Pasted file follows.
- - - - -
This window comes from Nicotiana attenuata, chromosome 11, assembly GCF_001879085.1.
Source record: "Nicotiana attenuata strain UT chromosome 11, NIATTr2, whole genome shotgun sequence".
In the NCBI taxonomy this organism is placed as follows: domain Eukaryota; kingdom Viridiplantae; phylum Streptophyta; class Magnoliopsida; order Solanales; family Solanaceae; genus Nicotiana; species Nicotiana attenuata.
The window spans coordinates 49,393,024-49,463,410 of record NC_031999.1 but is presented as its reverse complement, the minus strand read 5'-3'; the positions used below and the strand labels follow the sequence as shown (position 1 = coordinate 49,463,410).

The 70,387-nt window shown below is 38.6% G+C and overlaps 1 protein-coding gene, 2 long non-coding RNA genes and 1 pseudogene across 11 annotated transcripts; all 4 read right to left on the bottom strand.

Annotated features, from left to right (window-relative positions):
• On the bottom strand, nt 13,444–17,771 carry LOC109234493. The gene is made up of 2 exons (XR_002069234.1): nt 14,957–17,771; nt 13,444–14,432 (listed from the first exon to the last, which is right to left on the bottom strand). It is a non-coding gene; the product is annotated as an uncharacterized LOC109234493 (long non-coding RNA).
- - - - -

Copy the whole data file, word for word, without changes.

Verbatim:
This window comes from Nicotiana attenuata, chromosome 11, assembly GCF_001879085.1.
Source record: "Nicotiana attenuata strain UT chromosome 11, NIATTr2, whole genome shotgun sequence".
In the NCBI taxonomy this organism is placed as follows: domain Eukaryota; kingdom Viridiplantae; phylum Streptophyta; class Magnoliopsida; order Solanales; family Solanaceae; genus Nicotiana; species Nicotiana attenuata.
The window spans coordinates 49,393,024-49,463,410 of record NC_031999.1 but is presented as its reverse complement, the minus strand read 5'-3'; the positions used below and the strand labels follow the sequence as shown (position 1 = coordinate 49,463,410).

The 70,387-nt window shown below is 38.6% G+C and overlaps 1 protein-coding gene, 2 long non-coding RNA genes and 1 pseudogene across 11 annotated transcripts; all 4 read right to left on the bottom strand.

Annotated features, from left to right (window-relative positions):
• On the bottom strand, nt 13,444–17,771 carry LOC109234493. The gene is made up of 2 exons (XR_002069234.1): nt 14,957–17,771; nt 13,444–14,432 (listed from the first exon to the last, which is right to left on the bottom strand). It is a non-coding gene; the product is annotated as an uncharacterized LOC109234493 (long non-coding RNA).